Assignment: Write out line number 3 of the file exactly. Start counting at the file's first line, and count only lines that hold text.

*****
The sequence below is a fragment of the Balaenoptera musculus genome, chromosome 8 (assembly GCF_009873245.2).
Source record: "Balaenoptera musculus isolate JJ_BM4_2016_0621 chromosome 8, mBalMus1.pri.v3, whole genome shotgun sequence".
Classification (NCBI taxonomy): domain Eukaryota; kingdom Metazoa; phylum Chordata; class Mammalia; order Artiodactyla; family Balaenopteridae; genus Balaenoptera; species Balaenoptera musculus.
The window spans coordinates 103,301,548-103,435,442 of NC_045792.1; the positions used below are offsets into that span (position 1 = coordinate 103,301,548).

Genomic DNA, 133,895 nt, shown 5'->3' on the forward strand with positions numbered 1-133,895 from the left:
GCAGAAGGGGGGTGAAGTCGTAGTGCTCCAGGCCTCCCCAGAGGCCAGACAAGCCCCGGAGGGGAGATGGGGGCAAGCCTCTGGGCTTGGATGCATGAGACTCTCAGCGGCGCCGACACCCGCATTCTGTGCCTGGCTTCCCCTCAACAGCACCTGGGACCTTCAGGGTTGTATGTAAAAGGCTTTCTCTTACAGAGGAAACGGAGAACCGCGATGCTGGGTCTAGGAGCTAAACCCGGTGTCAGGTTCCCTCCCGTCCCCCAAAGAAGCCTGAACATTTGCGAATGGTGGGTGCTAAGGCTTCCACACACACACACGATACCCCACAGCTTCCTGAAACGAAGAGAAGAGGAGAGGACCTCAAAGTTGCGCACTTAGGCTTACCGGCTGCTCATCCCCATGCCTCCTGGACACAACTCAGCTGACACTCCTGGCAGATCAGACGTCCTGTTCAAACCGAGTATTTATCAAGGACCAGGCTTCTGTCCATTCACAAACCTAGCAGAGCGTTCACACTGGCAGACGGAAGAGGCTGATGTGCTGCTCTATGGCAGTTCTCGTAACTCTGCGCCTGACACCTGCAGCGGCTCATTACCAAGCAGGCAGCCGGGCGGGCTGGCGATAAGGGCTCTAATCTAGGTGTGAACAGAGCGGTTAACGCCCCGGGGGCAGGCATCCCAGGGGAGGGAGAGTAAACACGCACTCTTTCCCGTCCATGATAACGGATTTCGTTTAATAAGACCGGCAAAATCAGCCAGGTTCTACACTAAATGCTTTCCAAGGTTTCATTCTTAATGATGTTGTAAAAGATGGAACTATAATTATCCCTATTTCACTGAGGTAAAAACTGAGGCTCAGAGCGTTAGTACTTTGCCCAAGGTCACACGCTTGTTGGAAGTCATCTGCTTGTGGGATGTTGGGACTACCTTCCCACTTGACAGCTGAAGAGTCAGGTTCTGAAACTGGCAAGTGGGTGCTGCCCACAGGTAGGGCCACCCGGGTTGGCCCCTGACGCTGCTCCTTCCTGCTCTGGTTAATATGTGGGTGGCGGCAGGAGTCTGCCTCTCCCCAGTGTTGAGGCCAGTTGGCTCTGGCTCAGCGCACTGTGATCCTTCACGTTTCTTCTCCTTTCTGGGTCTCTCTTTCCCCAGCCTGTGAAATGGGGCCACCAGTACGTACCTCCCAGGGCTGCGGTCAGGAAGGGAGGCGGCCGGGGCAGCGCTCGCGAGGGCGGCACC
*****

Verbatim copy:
Classification (NCBI taxonomy): domain Eukaryota; kingdom Metazoa; phylum Chordata; class Mammalia; order Artiodactyla; family Balaenopteridae; genus Balaenoptera; species Balaenoptera musculus.